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J Appl Toxicol. 1989 Jun;9(3):191-8.

Characterization of toxicity involving haemorrhage and cardiovascular failure, caused by parenteral administration of a soluble polyacrylate in the rat.

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School of Pharmacy, University of Bradford, West Yorkshire, UK.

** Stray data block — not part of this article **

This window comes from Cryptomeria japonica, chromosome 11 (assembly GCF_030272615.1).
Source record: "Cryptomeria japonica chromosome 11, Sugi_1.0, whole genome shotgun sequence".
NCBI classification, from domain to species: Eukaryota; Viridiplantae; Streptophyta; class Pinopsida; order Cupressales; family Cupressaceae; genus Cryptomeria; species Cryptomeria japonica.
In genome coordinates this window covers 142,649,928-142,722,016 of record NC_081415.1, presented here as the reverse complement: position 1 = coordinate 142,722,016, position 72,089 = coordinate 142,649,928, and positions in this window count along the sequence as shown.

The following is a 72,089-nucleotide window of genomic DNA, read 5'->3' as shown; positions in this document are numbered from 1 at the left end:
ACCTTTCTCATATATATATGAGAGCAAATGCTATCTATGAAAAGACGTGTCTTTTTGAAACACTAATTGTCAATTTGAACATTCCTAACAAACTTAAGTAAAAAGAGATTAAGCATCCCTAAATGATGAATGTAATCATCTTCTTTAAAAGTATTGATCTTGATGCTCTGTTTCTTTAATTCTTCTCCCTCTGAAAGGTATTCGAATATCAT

Adverse effects, involving a combination of hypotension and widespread haemorrhages, as well as evidence of vascullar and other tissue dissociation, associated with various systemic malfunctions (cyanosis, cardiac arrhythmias, neuromuscular disorder and death) were observed in the rat, from parenteral administration of a high-molecular-weight soluble polymer, sodium polyacrylate (EN21). Experiments to elucidate the mechanism of this effect involved comparisons with a low-molecular-weight sodium polyacrylate (EN5), either drug being given to groups of 5-8 rats, male or female, in doses of 5-100 mg/kg i.v., i.p. or s.c., or up to 1000 mg/kg p.o. Effects were observed visually up to the death of the animals, and these plus survivors killed after 10 h were prosected for macroscopic and histopathological examination of internal organs. Characteristic EN21 effects were only observed in animals treated by the i.p. and i.v. routes, death occurring in 4-10 h or rapidly (1 h) after i.v. dosage. No such effects were observed from EN5 by any dose or route. There were no differences between effects in male and female animals. In rats anaesthetized with sodium pentobarbitone and cannulated for blood pressure recording (arterial and venous), no hypertensive effects were observed to explain haemorrhagic effects. Instead, i.v. and i.p. injections gave depressor effects, insidious in the latter case, with a precipitous fall only in the delayed terminal stage. Effects were accompanied by cardiac arrhythmias. Depressor effects were prevented by prior treatment of the animals with calcium chloride solution. These effects could not be evoked by EN5, nor by injection of methylcellulose solutions of equivalent high viscosity.(ABSTRACT TRUNCATED AT 250 WORDS).

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